Microsoft’s acquisition of Activision and what it means for Gaming – #2 by Zoya – Industry Insights – Trading Q&A by Zerodha

Having grown up on Gaming and evolved from it sometime around 2014. Microsoft’s recent string of acquisitions has come very close to home, so I thought I’d write about it.

The main reason for disappointment with the industry has not been one of the commonly cited reasons that games are a waste of time, a form of escape from reality, or low suspended dopamine. All of this is in hundreds of other things as well, what it has actually been like, is that games have gone over the years from something that was created as a labor of love, to microcredit, making cash, and playing it a safe industry.

Just like movies, TV shows, and other forms of entertainment. Gaming has become an institutional sport focused on the lowest common denominator and has been improved upon for that. The final nail in the coffin was the advent of mobile gaming, which set the standard so low, there was no turning back. (The end of dementia.)

Since then, games have done as well as the industry. It is larger than all forms of leisure industries combined. It can invite all humans as a user base, so the growth space is still very large in size.

Some facts behind the deal:

  • The US$200 billion gaming industry is the largest and fastest growing form of entertainment.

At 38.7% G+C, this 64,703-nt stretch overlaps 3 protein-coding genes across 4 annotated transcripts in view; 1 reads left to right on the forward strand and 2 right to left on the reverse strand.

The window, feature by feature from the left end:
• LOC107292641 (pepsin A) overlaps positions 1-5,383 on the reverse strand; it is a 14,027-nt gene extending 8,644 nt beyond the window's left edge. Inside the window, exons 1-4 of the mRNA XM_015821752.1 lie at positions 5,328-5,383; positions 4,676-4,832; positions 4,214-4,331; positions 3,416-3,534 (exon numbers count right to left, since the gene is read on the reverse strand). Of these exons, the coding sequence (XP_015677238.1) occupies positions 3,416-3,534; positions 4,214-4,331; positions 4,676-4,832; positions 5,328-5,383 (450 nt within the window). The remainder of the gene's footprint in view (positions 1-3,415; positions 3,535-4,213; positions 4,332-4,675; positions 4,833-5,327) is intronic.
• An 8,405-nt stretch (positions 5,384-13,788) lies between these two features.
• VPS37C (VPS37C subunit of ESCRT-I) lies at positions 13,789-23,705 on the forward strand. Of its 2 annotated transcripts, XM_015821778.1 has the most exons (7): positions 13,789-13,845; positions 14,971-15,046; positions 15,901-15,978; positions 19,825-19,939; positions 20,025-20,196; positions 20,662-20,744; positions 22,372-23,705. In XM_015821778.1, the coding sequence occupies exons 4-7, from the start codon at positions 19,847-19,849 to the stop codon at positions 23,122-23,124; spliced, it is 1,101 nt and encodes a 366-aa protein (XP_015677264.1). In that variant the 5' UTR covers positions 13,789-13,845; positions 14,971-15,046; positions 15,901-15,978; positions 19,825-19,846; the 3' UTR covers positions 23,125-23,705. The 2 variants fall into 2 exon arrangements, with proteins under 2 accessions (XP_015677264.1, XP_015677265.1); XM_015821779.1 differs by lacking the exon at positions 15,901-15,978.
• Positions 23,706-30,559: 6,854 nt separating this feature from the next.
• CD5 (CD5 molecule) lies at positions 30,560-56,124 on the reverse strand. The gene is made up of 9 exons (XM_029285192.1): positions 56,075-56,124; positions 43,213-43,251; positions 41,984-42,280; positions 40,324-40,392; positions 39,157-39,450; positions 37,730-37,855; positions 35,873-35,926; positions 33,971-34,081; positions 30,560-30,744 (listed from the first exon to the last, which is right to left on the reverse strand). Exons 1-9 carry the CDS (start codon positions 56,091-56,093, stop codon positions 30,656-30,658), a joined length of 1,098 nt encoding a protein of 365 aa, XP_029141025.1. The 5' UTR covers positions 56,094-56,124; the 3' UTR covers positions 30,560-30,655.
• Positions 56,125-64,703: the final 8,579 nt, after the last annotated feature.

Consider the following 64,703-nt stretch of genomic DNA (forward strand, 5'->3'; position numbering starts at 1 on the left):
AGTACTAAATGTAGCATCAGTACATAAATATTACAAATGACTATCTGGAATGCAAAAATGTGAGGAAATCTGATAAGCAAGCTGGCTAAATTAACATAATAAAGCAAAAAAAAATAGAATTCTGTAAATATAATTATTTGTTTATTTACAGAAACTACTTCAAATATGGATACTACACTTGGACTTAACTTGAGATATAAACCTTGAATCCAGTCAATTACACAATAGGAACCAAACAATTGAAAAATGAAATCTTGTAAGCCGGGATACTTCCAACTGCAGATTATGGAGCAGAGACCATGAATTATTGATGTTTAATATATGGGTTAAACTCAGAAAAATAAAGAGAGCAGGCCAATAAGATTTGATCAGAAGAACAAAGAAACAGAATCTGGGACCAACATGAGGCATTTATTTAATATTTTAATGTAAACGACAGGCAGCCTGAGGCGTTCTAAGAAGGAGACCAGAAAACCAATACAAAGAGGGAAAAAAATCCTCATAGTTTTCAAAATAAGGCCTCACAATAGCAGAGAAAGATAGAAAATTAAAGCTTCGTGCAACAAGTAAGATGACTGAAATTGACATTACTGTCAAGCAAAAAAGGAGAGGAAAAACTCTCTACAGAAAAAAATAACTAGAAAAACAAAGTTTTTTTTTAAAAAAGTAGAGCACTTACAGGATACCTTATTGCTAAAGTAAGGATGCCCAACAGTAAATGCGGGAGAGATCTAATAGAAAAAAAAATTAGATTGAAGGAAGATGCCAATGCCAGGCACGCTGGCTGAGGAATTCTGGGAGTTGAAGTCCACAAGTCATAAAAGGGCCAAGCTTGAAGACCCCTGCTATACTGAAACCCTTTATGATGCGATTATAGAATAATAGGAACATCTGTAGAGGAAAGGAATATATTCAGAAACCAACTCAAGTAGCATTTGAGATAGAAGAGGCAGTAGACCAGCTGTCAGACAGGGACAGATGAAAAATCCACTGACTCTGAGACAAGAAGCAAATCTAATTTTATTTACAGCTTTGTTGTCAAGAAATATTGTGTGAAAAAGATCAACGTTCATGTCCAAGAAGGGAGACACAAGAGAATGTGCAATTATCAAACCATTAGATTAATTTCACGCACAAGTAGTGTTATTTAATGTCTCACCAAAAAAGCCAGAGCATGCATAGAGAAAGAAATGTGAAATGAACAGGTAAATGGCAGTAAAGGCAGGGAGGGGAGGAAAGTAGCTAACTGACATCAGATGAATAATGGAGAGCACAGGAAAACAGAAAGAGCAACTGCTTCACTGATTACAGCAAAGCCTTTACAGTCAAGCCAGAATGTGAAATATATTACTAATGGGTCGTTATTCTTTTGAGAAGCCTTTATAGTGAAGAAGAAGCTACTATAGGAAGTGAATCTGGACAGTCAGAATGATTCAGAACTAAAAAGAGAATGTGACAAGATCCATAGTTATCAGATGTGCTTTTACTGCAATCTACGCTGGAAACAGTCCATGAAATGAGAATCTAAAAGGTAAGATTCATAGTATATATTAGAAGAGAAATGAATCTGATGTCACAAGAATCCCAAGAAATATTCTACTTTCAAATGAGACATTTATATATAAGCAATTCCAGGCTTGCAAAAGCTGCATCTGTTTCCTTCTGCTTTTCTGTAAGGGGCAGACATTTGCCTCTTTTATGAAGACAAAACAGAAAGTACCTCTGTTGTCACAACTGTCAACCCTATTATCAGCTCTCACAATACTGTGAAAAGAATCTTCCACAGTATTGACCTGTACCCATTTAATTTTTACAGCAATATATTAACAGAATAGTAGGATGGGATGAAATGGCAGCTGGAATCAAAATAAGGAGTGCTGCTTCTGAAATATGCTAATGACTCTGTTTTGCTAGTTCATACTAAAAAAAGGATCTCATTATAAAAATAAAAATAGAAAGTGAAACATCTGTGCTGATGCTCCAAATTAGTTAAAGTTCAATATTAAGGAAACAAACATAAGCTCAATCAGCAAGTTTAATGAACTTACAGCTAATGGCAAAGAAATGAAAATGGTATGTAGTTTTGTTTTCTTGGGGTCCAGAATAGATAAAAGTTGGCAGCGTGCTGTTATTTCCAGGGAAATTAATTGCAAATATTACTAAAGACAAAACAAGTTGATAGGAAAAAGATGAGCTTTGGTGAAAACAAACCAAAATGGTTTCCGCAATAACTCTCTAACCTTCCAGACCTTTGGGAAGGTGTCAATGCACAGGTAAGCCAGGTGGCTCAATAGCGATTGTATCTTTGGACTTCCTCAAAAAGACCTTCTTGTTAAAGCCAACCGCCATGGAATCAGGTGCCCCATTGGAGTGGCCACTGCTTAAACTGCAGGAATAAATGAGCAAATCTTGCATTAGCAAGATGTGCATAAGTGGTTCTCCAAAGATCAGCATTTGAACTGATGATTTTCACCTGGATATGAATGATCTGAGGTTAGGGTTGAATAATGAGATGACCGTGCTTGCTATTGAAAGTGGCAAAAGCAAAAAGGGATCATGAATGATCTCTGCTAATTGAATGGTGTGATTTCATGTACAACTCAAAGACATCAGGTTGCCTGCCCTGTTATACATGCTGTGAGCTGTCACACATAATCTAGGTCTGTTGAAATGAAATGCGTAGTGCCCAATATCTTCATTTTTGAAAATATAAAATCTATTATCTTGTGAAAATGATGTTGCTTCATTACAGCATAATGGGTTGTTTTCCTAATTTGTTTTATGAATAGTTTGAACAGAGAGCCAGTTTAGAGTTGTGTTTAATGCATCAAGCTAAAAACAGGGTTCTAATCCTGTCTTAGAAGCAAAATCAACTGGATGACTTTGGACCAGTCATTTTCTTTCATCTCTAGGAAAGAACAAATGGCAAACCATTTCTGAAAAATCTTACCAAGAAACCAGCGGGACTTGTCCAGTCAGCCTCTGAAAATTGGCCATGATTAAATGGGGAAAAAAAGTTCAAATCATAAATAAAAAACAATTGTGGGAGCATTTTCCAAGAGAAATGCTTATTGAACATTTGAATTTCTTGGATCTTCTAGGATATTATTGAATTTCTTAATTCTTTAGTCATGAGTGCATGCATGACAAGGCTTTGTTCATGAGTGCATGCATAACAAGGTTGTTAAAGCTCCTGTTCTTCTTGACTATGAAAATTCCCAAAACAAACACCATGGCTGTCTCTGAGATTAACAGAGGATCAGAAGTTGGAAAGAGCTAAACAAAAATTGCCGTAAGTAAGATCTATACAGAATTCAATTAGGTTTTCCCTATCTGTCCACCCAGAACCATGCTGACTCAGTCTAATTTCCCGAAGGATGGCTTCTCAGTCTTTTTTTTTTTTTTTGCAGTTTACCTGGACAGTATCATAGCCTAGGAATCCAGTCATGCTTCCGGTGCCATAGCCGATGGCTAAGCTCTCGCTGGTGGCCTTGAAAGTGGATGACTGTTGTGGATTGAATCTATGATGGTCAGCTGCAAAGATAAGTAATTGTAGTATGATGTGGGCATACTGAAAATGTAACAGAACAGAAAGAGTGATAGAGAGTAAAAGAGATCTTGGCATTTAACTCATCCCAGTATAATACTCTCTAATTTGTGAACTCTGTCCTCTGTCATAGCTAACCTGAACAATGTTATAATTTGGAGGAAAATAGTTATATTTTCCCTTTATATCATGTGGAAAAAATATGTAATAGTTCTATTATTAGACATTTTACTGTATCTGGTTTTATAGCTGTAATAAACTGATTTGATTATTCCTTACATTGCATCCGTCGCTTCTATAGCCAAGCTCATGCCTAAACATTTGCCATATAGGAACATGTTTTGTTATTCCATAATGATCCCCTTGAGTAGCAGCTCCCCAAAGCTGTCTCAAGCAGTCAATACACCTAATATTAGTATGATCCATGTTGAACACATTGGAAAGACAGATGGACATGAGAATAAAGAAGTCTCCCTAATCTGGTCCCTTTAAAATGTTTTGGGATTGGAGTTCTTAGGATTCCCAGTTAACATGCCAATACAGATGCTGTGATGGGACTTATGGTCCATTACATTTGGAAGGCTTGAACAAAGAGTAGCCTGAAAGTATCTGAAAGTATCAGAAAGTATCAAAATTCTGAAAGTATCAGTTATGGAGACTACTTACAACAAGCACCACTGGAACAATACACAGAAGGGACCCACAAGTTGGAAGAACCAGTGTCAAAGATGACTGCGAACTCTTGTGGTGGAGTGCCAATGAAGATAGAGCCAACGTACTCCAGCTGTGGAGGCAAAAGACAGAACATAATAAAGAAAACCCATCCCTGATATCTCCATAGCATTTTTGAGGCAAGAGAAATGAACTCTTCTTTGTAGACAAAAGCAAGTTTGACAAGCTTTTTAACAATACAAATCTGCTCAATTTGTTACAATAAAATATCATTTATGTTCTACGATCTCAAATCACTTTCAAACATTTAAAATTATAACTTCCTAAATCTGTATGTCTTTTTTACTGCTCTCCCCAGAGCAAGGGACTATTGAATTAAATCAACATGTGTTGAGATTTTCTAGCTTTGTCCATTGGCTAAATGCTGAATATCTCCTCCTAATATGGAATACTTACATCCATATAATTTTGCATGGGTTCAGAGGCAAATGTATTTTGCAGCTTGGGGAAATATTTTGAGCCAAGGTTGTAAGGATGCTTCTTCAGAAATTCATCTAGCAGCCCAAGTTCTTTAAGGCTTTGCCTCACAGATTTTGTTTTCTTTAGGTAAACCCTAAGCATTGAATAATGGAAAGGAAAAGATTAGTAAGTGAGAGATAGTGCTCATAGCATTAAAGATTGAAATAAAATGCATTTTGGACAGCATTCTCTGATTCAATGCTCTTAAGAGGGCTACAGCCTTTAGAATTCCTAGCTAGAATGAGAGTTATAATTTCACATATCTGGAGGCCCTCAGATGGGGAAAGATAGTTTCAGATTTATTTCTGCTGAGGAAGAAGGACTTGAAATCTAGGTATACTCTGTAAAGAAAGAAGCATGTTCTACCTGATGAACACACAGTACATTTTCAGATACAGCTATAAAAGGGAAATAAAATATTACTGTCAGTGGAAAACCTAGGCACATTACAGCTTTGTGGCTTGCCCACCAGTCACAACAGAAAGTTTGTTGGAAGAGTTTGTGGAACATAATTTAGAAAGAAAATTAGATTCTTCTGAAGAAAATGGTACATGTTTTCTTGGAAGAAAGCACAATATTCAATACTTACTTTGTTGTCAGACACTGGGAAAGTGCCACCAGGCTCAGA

• In 2021 alone, the total number of video game releases increased by 64% compared to 2020, and 51% of gamers in the US reported spending more than 7 hours per week playing via console, computer and mobile.

  • ~3 billion people globally play video games today on one of the various platforms, which is expected to grow to 4.5 billion by 2030.

  • Microsoft will acquire Activision Blizzard for $95.00 per share, in an all-cash transaction of $68.7 billion, including Activision Blizzard’s net cash.

  • When the deal closes, Microsoft will become the world’s third-largest gaming company by revenue, after Tencent and Sony.

  • Previously, Microsoft acquired ZeniMax Media for $7.5 billion in cash, which ended up with Elder Scrolls, Fallout and other big revenue-earning IPs, and of course Minecraft in the massive 2014 deal of $2.5 billion, which has paid out multiple times since then. .

  • Here is a list of every game studio that Microsoft now owns directly or indirectly: Every game and studio that Microsoft now owns | computer games

  • Microsoft’s deal with Activision may raise eyebrows about anti-competitive concerns. How this will be implemented is not yet known. So far, no one has tried to build a monopoly in games by throwing money to buy out competitors, so this is new even for the organizers.

Preparing for metaverse?

Well, why say anything about now when “unchanging games”, whatever that means, are already such cash generated. But yes, if it comes down to that, Microsoft will find themselves with something of a first-mover advantage. Personally, I don’t think the technology is ready or accessible for insights beyond the opposite. This idea has been carried to death in science fiction since the beginning of the genre, yet all we have to show in 2022, is don a huge chest and do whatever you can do on screen with extra strides. But yeah, come on 2040 or whatever we can finally get at the end of the day. The joys of forgetting that life is hard and demanding while talking to strangers about who has more memcoin. Works.

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